New life to older books

My current bestseller on Kindle is a good example of how backlist books get new life as e-books.

"End Run," first of two mysteries featuring Albuquerque sportswriter Drew Gavin, came out in 2000. It's still available in hardcover/paperback, but sales had slowed to a trickle by 2011. Same with the sequel, "Cheap Shot," which was published only in hardcover by Intrigue Press.

But those two books are leading the pack this month on Kindle. "End Run" has sold a couple more copies than "Cheap Shot." Coming in third so far in May is my first novel, 1994's "Lonely Street," which was second to "Cheap Shot" in April.

I've got my entire backlist up on Kindle and Smashwords, along with several humor books and "Firepower," a thriller that was an e-book original. Another new novel is coming soon!


You're doing it wrong

If you're in the middle of a high-speed chase and you're driving a stolen truck, it probably won't help to throw your prosthetic leg at the pursuing officers.

A man in Shasta County, CA, tried that very thing and, as you can read here, the cops still caught him after he ran over several spike bars and crashed the truck.

You can insert your own joke about how he'll do in court.


You're doing it wrong

Today's tip for aspiring criminals: After you've successfully knocked over a convenience store, it's a bad idea to go back to that same store for cigarettes the next day.

As reported here, an 18-year-old man in Florida forgot this important lesson, and was promptly arrested after the store clerk recognized him from the robbery the night before. The robber had worn a mask, but had let it slip and the clerk had seen his face.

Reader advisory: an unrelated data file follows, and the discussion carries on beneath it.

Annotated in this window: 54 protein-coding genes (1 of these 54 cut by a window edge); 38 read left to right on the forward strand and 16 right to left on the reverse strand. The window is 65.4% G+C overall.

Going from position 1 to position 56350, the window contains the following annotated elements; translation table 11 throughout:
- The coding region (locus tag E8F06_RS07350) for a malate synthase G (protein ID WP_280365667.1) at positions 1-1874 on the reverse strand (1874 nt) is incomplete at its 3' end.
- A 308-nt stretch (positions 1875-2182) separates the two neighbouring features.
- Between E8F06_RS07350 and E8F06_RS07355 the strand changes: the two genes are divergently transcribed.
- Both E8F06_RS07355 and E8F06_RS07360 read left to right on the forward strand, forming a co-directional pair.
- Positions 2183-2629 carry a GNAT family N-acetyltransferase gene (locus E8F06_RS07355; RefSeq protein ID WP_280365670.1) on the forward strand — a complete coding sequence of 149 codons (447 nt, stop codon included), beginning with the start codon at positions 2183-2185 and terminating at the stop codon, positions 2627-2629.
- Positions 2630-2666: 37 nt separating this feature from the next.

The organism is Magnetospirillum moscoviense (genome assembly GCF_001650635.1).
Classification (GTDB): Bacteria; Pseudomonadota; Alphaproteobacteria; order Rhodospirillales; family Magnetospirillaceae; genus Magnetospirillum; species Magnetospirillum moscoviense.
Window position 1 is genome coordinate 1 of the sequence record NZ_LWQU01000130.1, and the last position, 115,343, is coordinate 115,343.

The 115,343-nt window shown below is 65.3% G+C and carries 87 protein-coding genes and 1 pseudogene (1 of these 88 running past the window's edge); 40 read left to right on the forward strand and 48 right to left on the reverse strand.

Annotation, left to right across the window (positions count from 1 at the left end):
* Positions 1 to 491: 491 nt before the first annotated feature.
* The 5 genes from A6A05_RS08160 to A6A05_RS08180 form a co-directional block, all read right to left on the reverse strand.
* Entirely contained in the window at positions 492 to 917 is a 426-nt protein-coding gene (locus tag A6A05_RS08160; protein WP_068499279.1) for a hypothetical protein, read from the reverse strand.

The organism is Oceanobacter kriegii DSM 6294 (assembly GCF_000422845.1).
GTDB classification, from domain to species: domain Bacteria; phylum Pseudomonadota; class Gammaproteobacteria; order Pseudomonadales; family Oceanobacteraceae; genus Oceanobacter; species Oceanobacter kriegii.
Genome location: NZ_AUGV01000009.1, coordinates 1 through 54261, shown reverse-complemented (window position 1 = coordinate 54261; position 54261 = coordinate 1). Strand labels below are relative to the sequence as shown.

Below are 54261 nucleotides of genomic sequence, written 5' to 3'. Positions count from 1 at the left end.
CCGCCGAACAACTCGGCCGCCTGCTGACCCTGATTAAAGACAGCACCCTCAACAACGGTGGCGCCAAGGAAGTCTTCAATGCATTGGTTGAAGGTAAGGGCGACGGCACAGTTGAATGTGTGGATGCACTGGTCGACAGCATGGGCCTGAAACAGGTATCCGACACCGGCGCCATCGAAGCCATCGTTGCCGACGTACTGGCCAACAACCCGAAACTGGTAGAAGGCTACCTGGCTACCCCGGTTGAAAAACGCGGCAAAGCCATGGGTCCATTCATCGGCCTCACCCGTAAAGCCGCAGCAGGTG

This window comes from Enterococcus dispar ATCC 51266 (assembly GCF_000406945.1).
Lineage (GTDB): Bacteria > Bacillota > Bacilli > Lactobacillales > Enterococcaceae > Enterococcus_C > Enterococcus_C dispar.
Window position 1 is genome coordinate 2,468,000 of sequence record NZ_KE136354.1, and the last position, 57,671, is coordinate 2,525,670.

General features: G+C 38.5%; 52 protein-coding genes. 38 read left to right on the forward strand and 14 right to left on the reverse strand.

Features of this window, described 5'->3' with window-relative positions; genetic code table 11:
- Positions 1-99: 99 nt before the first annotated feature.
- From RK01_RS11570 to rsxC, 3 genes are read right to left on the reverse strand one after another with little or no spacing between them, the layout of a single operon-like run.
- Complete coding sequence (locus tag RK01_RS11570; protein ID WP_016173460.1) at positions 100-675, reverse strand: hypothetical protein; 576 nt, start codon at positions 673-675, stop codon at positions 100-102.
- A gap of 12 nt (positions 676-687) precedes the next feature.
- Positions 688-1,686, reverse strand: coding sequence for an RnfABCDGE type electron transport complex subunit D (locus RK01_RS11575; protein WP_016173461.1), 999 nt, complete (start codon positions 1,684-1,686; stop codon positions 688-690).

Extra weird: The robber stole $500 and several packs of Newports. So why was he buying more cigarettes the next day? A nice, non-smoking jail may save this young man from himself.


E-book sales accelerate

My plunge into e-books is showing signs of success. April sales on Kindle and Smashwords were double those in March, which had been up 50 percent over February.

Much of that increase comes from having more titles available, but the rate of sales is growing as well. It helps that I've been able to price novels at $2.99 and shorter work for 99 cents.

As reported earlier, over the past few months, I've secured the electronic rights to my entire backlist (with one exception), and have published all the books via Kindle and Smashwords. (The exception: My novel "Boost" was put out by the publisher as a $9.99 e-book. I have no control over that.)

My bestseller for April was "Cheap Shot," the second book featuring sportswriter Drew Gavin, who was introduced in "End Run." I think "Cheap Shot" is selling well because it was never issued in paperback. It's a good novel, and I'm glad people are finally getting a chance to read it.

Bestselling 99-cent work was my novella "Sanity Clause," a funny Bubba Mabry tale that's set in a mall at Christmas.

You can see all of my e-books via Kindle here and via Smashwords here. Smashwords also distributes my work for Nook, Kobo, etc., so you should have no problem finding them for your favorite platform.

And, of course, most of my books are still available in printed form. Order them from your local bookseller!